If there are two main points I want you to take away from this part of the article it’s that:


1. No one is safe from being memed.

2. Rick = Good, Heart Shoe = Bad.



The Current State Fashion & Prevailing Existence of Memes

Writer: Art V.


Let’s be honest. The memes have taken over and have spilled over to niche communities such as archive fashion. Nowadays, even if you are not an avid follower of fashion, your Explore page on Instagram will contain at least one fashion meme from one of the more prominent accounts. To fully understand the current state of fashion and the prevailing existence of memes in the fashion community, we must go backwards in time and analyze what was going on in the 2010s. The current state of fashion and memes is significantly impacted by that time period, as social media steadily became our main source of digital consumption. As the information and content became more accessible, the demographic of the average consumer became younger and younger. These variables, combined with the prevailing elitism of luxury and archive fashion, played a vital role in the establishment of modern day fashion and all the memes that come with it. It was the best of times, it was the worst of times.


Ever since the creation of the Internet, memes have always existed as a method of digital comedic relief to a world of suffering and existential crisis. This plays directly into the creation of fashion memes, as Instagram began to really take over social media consumption circa 2012. Before the fashion meme accounts and the jokes that hit way too close to home, there were starter packs that mocked a specific demographic and the cliche way they dressed. The “hypebeast” starter pack visualized the latest Supreme and sneaker drops, with obnoxious typography logos and colors. The “minimalist” starter pack showcased a Steve Jobs turtleneck with some stonewash jeans and Dad shoes. These starter pack posts would proceed to pave the way on how people would make jokes about fashion on the Internet.



'Artisanal Hypebeast' Starter Pack Meme.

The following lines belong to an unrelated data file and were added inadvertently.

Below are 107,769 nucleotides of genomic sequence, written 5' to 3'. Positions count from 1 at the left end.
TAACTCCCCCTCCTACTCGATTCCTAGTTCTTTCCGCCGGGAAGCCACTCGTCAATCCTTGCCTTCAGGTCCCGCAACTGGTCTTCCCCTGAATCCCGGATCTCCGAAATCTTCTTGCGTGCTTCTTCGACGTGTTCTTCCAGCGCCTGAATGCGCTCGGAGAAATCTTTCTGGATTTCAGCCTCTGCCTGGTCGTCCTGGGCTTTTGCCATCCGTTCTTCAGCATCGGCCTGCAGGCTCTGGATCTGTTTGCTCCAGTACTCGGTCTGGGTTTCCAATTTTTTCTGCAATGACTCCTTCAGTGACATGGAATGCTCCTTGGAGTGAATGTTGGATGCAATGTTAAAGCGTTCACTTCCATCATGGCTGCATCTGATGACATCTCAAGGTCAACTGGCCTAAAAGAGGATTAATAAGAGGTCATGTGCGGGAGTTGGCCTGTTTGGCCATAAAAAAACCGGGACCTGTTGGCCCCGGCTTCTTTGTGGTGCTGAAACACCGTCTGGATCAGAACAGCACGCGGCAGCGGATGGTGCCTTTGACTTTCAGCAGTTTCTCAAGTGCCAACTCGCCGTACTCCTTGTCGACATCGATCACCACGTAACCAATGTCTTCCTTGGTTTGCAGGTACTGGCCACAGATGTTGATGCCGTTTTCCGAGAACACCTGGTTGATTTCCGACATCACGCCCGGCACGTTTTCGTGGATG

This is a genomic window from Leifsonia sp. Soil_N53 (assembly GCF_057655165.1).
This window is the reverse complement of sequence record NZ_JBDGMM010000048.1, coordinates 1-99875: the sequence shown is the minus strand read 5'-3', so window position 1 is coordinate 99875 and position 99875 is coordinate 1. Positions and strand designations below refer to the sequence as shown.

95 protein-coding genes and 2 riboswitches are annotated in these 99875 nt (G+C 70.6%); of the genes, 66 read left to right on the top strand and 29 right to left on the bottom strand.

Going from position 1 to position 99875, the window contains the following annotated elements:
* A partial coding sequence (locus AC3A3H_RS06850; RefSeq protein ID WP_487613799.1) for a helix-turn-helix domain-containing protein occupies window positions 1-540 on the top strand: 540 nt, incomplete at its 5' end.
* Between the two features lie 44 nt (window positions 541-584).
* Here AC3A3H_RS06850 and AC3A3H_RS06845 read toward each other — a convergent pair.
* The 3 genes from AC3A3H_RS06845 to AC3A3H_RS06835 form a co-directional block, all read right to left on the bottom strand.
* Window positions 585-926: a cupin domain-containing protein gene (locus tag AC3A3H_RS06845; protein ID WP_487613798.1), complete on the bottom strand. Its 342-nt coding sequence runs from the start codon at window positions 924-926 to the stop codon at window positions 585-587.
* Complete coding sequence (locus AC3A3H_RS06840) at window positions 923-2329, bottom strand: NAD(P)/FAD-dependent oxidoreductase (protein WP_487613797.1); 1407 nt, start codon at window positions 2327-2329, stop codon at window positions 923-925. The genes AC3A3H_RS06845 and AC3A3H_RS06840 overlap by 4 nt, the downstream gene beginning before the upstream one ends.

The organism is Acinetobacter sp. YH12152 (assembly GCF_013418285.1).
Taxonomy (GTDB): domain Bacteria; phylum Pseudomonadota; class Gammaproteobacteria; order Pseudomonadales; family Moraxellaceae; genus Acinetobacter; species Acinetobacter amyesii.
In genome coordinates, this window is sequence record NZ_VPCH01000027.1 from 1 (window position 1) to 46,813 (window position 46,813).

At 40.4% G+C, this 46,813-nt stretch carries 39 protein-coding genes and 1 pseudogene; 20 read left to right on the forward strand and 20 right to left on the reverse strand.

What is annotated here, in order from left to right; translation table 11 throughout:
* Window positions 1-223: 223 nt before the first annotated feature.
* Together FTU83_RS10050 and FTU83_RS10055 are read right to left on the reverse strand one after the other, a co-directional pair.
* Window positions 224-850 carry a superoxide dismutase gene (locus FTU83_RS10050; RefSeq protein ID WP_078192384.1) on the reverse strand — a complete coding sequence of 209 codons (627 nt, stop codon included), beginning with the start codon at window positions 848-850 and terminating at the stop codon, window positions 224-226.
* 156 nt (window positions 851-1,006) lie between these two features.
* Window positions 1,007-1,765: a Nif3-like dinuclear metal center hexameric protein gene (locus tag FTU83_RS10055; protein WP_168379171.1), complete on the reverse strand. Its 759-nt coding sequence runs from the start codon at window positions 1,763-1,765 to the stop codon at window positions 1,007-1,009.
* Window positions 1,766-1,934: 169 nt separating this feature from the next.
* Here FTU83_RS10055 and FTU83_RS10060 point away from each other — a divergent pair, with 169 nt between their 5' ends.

As Instagram started becoming the first app people would consume right as they woke up, the globalization of information accessibility was evident. It would remove barriers of entry for information and fashion consumption, as the overflow of “mood board” accounts like @Hidden.ny and archive fashion accounts took over the fashion community and slowly initiated the saturation that exists today. The mechanism of consumption of fashion content on Instagram was now a well-oiled machine, ready for anyone with spare time and a smartphone.


The consumption of fashion content and memes on the Internet is increasing drastically while the ages of the consumer are decreasing drastically. Davil, founder of Vetememes emphasizes that “you have to grow up in a certain generation to fully grasp it. Boomers are completely out of the picture when it comes to a lot of memes''. As a verified fashion meme page on Instagram with over 100,000 followers, Davil is able to directly see the phenomenon of fashion content consumption. Whether the post contains a heart Converse Chuck Taylor or a Rick Owens Geobasket, he knows that the “memes have penetrated the mainstream market” and a good amount of people will get the joke. Sorry boomers!


Meme Character Cheems wearing Rick Owens Geobaskets.



While the consumption of fashion expands globally, there is another variable that contributes to the explosion of fashion memes on the Internet: luxury elitism. Karsten, founder of Meme Saint Laurent, emphasizes that “fashion has never truly been a non-toxic community, even before the Internet”. A significant amount of that toxicity comes from the pretentious gatekeeping demeanor of luxury and high fashion brands, as they try to establish barriers of entry for new consumers that don’t pertain to their targeted audience. Davil of Vetememes believes in the same sentiment, as “the fashion community in general is elitist by default” and can often remove accessibility from specific demographics of consumers. With all that in mind, this elitism and gatekeeping endeavors are where fashion memes thrive. Karsten strongly believes that fashion memes are “being counter-cultural towards the elitism”, as each meme is a reminder to not take things so seriously. It’s very refreshing to see the mocking of the elitist gatekeepers, and fashion memes play a significant role in expanding the concept of fashion for all, not just fashion for some.